Ruhr Economic Papers

Ruhr Economic Papers #872

Ethnic Cooperation and Conflict in Kenya

by Alicia Barriga, Neil T.N. Ferguson, Nathan Fiala and Martin Leroch

RWI, 10/2020, 18 S./p., 8 Euro, ISBN 978-3-96973-009-6 DOI: 10.4419/96973009



There is growing evidence that ethnic divisions and conflict experience affect social capital and economic interactions, in both positive and negative ways. However, recent work has suggested that the experience of electoral violence in Kenya does not correlate with laboratory behavior between the two largest ethnic groups, the Luo and Kikuyu. We conduct a similar set of experiments measuring social capital and find the same results: altruism, trusting and trustworthy behavior, and cooperation between these two ethnic groups are not affected by priming people on the ethnic identity of their partners or on the salience of election conflict. Our findings suggest electoral violence does not necessarily lead to changes in behavior between ethnic groups and that cooperative failure across groups may be easily overstated or have other mechanisms.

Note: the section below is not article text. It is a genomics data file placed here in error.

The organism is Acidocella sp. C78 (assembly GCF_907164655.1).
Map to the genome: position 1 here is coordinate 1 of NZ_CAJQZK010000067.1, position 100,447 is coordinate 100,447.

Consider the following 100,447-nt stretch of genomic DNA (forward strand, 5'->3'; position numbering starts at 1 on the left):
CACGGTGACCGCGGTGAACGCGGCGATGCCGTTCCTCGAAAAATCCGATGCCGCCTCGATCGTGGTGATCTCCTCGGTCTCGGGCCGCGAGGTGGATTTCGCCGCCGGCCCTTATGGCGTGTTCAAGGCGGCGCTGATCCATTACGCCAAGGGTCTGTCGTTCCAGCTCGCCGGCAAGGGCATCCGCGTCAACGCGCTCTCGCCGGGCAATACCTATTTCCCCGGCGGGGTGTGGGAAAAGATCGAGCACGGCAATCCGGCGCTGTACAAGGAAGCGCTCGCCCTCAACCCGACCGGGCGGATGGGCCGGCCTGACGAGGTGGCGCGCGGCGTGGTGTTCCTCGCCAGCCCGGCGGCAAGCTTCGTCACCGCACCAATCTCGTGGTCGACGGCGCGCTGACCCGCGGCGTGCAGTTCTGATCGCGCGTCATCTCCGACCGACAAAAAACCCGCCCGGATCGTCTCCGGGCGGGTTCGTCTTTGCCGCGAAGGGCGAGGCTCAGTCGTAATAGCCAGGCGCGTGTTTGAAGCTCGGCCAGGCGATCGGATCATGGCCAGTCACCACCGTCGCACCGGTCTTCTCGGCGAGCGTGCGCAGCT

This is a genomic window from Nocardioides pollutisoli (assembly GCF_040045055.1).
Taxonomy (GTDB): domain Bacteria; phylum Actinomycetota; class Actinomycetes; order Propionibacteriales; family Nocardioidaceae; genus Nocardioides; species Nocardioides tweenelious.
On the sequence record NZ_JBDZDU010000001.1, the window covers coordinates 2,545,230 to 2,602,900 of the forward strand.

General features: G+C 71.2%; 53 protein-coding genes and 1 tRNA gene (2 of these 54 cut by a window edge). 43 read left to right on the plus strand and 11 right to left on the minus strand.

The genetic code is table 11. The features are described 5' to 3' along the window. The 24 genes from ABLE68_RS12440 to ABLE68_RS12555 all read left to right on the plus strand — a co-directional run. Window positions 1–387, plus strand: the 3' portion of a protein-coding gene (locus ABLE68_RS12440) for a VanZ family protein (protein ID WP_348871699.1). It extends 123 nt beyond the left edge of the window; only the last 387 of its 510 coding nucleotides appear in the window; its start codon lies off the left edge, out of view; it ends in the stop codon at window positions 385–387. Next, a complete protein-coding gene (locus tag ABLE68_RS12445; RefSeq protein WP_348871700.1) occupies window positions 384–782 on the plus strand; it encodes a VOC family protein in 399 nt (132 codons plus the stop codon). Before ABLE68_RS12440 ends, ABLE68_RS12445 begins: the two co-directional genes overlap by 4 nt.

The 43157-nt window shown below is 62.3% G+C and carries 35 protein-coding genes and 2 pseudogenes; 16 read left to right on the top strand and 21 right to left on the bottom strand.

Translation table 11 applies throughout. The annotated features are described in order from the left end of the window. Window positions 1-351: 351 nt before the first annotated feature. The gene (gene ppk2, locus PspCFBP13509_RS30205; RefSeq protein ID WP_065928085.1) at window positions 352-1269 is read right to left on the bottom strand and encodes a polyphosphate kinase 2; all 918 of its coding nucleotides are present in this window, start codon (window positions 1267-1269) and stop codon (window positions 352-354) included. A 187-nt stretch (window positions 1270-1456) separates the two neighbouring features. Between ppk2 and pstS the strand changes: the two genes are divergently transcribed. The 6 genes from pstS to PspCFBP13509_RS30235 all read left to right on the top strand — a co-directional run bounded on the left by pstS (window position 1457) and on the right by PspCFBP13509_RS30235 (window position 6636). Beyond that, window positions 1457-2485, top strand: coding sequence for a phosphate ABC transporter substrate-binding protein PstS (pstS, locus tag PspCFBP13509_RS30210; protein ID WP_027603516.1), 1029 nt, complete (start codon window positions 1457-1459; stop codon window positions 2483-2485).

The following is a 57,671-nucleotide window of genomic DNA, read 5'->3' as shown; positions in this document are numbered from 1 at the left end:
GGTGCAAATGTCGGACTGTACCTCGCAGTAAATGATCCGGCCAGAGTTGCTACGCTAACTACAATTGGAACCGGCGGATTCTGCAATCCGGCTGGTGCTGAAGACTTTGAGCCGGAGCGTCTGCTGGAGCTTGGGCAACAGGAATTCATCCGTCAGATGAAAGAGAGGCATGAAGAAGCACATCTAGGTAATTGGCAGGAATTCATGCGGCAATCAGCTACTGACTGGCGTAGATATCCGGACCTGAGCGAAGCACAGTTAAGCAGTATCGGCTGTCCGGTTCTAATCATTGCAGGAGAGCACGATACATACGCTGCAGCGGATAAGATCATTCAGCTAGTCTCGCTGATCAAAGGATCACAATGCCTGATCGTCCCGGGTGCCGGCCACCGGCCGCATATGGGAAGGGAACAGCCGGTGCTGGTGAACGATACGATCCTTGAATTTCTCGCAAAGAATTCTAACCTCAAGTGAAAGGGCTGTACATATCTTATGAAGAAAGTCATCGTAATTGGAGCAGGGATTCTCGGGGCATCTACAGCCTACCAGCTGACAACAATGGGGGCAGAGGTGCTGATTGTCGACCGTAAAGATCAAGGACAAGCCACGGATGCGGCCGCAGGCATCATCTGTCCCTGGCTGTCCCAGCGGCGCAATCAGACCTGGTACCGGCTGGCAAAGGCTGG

JEL-Classification: C90, H41, O43

Keywords: Ethnic cooperation; conflict; election violence; priming